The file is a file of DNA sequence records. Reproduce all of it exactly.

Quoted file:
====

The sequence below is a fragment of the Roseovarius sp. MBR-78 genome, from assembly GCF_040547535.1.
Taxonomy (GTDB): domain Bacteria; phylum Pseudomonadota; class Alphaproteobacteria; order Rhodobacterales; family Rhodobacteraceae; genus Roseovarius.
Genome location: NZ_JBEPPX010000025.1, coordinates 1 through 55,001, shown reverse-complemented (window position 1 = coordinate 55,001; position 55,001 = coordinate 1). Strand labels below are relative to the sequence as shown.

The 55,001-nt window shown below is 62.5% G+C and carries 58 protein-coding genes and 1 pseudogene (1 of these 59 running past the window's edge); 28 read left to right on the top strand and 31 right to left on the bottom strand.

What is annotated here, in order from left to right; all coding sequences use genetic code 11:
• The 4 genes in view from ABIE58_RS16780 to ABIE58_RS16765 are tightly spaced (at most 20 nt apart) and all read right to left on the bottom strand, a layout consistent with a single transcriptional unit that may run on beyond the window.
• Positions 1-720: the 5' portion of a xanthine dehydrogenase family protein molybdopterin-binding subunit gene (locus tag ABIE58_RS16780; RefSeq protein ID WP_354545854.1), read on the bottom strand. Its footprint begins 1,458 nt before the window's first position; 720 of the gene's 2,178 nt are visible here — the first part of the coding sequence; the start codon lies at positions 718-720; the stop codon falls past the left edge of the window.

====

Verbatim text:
The sequence below is a fragment of the Roseovarius sp. MBR-78 genome, from assembly GCF_040547535.1.
Taxonomy (GTDB): domain Bacteria; phylum Pseudomonadota; class Alphaproteobacteria; order Rhodobacterales; family Rhodobacteraceae; genus Roseovarius.
Genome location: NZ_JBEPPX010000025.1, coordinates 1 through 55,001, shown reverse-complemented (window position 1 = coordinate 55,001; position 55,001 = coordinate 1). Strand labels below are relative to the sequence as shown.

The 55,001-nt window shown below is 62.5% G+C and carries 58 protein-coding genes and 1 pseudogene (1 of these 59 running past the window's edge); 28 read left to right on the top strand and 31 right to left on the bottom strand.

What is annotated here, in order from left to right; all coding sequences use genetic code 11:
• The 4 genes in view from ABIE58_RS16780 to ABIE58_RS16765 are tightly spaced (at most 20 nt apart) and all read right to left on the bottom strand, a layout consistent with a single transcriptional unit that may run on beyond the window.
• Positions 1-720: the 5' portion of a xanthine dehydrogenase family protein molybdopterin-binding subunit gene (locus tag ABIE58_RS16780; RefSeq protein ID WP_354545854.1), read on the bottom strand. Its footprint begins 1,458 nt before the window's first position; 720 of the gene's 2,178 nt are visible here — the first part of the coding sequence; the start codon lies at positions 718-720; the stop codon falls past the left edge of the window.